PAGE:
Today I dropped in to McGuffey Art Center to check out the portion of LOOK3 that’s housed there–mainly, that’s an exhibit called World Press Photo 11, which showcases the winners of a worldwide photojournalism contest. It was kind of a terrible experience; the work’s very high-quality, of course, but the exhibit reads like a catalogue of current human misery. From unrest in Thailand to the Haitian earthquake, dark events dominate the imagery.
Humans occupied most of the photos, with a notable exception: photos by Benjamin Lowy of the Gulf of Mexico after last year’s oil spill. These images, in their abstract beauty, sum up many of the deep contradictions in the human relationship to the environment.
The oil spill was a disaster, but at least through Lowy’s lens, it was a disaster that produced mermerizing colors and patterns. Is a spill ultimately uglier than our normal, everyday use of fossil fuels? Would you rather look at Lowy’s photos or gaze at your average gas station? Why are the pervasive and ongoing effects of climate change more acceptable than the Gulf spill–a terrible, yet singular, event?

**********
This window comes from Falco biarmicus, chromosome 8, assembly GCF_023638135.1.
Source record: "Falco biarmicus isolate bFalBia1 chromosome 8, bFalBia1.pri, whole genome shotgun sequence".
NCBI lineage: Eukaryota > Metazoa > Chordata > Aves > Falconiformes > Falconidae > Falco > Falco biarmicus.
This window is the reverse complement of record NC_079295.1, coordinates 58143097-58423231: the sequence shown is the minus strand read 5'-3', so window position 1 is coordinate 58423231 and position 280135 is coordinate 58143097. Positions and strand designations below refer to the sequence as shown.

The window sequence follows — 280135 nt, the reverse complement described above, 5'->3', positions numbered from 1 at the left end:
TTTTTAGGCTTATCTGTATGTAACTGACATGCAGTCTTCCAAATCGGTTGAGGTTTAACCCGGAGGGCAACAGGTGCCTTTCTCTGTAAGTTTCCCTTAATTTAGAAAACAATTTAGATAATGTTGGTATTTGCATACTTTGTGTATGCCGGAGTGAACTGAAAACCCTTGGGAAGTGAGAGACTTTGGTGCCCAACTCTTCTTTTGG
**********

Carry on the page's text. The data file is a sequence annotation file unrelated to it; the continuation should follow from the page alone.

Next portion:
The questions are legion, and they multiply when you walk out of McGuffey, down to the Mall, and gaze at George Steinmetz’s aerial shots that hang from the trees. Mostly, these show nature as a pristine, perfect state: dunes, birds, elephant trails making lovely patterns upon the surface of the earth. The occasional humans (and human constructions) decorate, rather than disturb, an apparently serene planet.
It’s always fascinating to me to see how we imagine and represent nature. What would happen if the Gulf spill images were the ones hanging above Downtown Mall diners’ heads? What if the images of war were labeled "nature photography?"
Do check out the exhibits if you haven’t yet; they’re up until June 26.